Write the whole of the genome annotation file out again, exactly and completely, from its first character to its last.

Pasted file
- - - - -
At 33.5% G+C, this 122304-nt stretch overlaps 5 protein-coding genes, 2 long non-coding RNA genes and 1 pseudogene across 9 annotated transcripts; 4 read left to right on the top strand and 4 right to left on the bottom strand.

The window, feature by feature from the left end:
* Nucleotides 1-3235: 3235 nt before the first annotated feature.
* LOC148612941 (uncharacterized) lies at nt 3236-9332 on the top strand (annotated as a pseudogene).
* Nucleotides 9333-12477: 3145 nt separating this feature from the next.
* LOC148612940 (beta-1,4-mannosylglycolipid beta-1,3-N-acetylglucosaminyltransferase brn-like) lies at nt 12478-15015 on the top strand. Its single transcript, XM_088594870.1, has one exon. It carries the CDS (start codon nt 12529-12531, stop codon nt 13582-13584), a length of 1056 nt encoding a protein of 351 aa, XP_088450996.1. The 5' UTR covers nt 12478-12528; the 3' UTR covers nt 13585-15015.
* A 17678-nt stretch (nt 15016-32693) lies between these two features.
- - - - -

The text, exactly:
At 33.5% G+C, this 122304-nt stretch overlaps 5 protein-coding genes, 2 long non-coding RNA genes and 1 pseudogene across 9 annotated transcripts; 4 read left to right on the top strand and 4 right to left on the bottom strand.

The window, feature by feature from the left end:
* Nucleotides 1-3235: 3235 nt before the first annotated feature.
* LOC148612941 (uncharacterized) lies at nt 3236-9332 on the top strand (annotated as a pseudogene).
* Nucleotides 9333-12477: 3145 nt separating this feature from the next.
* LOC148612940 (beta-1,4-mannosylglycolipid beta-1,3-N-acetylglucosaminyltransferase brn-like) lies at nt 12478-15015 on the top strand. Its single transcript, XM_088594870.1, has one exon. It carries the CDS (start codon nt 12529-12531, stop codon nt 13582-13584), a length of 1056 nt encoding a protein of 351 aa, XP_088450996.1. The 5' UTR covers nt 12478-12528; the 3' UTR covers nt 13585-15015.
* A 17678-nt stretch (nt 15016-32693) lies between these two features.